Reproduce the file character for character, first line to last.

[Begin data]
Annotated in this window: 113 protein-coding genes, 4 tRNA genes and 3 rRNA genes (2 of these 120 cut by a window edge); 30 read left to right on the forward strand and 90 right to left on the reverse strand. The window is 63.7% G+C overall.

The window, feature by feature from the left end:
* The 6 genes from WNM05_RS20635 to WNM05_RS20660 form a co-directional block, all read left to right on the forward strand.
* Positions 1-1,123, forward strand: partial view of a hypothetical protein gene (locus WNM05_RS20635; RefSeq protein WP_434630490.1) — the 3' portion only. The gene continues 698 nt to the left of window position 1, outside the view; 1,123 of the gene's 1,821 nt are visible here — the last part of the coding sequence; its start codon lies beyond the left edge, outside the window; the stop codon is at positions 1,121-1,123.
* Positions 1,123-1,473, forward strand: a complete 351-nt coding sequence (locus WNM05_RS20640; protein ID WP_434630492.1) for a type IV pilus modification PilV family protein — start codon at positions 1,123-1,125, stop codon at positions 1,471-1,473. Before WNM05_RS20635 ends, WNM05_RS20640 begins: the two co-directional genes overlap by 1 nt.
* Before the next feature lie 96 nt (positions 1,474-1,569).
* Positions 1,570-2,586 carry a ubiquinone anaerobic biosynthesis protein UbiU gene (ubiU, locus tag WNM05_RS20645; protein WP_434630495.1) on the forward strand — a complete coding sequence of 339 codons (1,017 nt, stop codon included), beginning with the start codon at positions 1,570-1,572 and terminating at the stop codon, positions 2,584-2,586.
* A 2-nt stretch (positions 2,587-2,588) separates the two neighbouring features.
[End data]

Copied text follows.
Annotated in this window: 113 protein-coding genes, 4 tRNA genes and 3 rRNA genes (2 of these 120 cut by a window edge); 30 read left to right on the forward strand and 90 right to left on the reverse strand. The window is 63.7% G+C overall.

The window, feature by feature from the left end:
* The 6 genes from WNM05_RS20635 to WNM05_RS20660 form a co-directional block, all read left to right on the forward strand.
* Positions 1-1,123, forward strand: partial view of a hypothetical protein gene (locus WNM05_RS20635; RefSeq protein WP_434630490.1) — the 3' portion only. The gene continues 698 nt to the left of window position 1, outside the view; 1,123 of the gene's 1,821 nt are visible here — the last part of the coding sequence; its start codon lies beyond the left edge, outside the window; the stop codon is at positions 1,121-1,123.
* Positions 1,123-1,473, forward strand: a complete 351-nt coding sequence (locus WNM05_RS20640; protein ID WP_434630492.1) for a type IV pilus modification PilV family protein — start codon at positions 1,123-1,125, stop codon at positions 1,471-1,473. Before WNM05_RS20635 ends, WNM05_RS20640 begins: the two co-directional genes overlap by 1 nt.
* Before the next feature lie 96 nt (positions 1,474-1,569).
* Positions 1,570-2,586 carry a ubiquinone anaerobic biosynthesis protein UbiU gene (ubiU, locus tag WNM05_RS20645; protein WP_434630495.1) on the forward strand — a complete coding sequence of 339 codons (1,017 nt, stop codon included), beginning with the start codon at positions 1,570-1,572 and terminating at the stop codon, positions 2,584-2,586.
* A 2-nt stretch (positions 2,587-2,588) separates the two neighbouring features.